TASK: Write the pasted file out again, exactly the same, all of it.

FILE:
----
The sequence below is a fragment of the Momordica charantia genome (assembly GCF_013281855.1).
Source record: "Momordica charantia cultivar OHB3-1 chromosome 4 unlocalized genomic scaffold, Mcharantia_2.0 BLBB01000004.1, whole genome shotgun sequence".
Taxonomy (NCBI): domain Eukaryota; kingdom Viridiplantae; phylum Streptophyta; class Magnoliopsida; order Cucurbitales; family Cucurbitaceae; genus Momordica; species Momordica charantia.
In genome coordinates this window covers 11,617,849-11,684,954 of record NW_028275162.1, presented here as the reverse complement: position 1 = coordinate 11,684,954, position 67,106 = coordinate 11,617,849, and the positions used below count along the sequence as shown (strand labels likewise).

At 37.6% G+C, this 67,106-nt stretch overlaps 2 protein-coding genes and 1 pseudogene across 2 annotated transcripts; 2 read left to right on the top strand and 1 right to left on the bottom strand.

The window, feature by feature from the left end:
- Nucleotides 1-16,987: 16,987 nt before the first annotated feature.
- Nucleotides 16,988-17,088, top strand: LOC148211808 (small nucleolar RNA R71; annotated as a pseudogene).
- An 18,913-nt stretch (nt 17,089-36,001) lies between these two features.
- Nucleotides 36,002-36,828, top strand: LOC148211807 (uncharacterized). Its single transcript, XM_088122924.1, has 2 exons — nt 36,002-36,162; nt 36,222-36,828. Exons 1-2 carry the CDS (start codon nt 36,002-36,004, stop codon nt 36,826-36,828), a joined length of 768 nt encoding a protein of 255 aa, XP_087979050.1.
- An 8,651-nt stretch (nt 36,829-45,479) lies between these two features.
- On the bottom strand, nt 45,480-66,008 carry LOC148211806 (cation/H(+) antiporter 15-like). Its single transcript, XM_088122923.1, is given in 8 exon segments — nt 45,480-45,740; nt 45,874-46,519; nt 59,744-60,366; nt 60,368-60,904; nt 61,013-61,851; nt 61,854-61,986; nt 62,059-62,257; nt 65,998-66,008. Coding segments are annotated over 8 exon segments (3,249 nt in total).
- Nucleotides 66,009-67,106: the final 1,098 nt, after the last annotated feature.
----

The sequence below is a fragment of the Momordica charantia genome (assembly GCF_013281855.1).
Source record: "Momordica charantia cultivar OHB3-1 chromosome 4 unlocalized genomic scaffold, Mcharantia_2.0 BLBB01000004.1, whole genome shotgun sequence".
Taxonomy (NCBI): domain Eukaryota; kingdom Viridiplantae; phylum Streptophyta; class Magnoliopsida; order Cucurbitales; family Cucurbitaceae; genus Momordica; species Momordica charantia.
In genome coordinates this window covers 11,617,849-11,684,954 of record NW_028275162.1, presented here as the reverse complement: position 1 = coordinate 11,684,954, position 67,106 = coordinate 11,617,849, and the positions used below count along the sequence as shown (strand labels likewise).

At 37.6% G+C, this 67,106-nt stretch overlaps 2 protein-coding genes and 1 pseudogene across 2 annotated transcripts; 2 read left to right on the top strand and 1 right to left on the bottom strand.

The window, feature by feature from the left end:
- Nucleotides 1-16,987: 16,987 nt before the first annotated feature.
- Nucleotides 16,988-17,088, top strand: LOC148211808 (small nucleolar RNA R71; annotated as a pseudogene).
- An 18,913-nt stretch (nt 17,089-36,001) lies between these two features.
- Nucleotides 36,002-36,828, top strand: LOC148211807 (uncharacterized). Its single transcript, XM_088122924.1, has 2 exons — nt 36,002-36,162; nt 36,222-36,828. Exons 1-2 carry the CDS (start codon nt 36,002-36,004, stop codon nt 36,826-36,828), a joined length of 768 nt encoding a protein of 255 aa, XP_087979050.1.
- An 8,651-nt stretch (nt 36,829-45,479) lies between these two features.
- On the bottom strand, nt 45,480-66,008 carry LOC148211806 (cation/H(+) antiporter 15-like). Its single transcript, XM_088122923.1, is given in 8 exon segments — nt 45,480-45,740; nt 45,874-46,519; nt 59,744-60,366; nt 60,368-60,904; nt 61,013-61,851; nt 61,854-61,986; nt 62,059-62,257; nt 65,998-66,008. Coding segments are annotated over 8 exon segments (3,249 nt in total).
- Nucleotides 66,009-67,106: the final 1,098 nt, after the last annotated feature.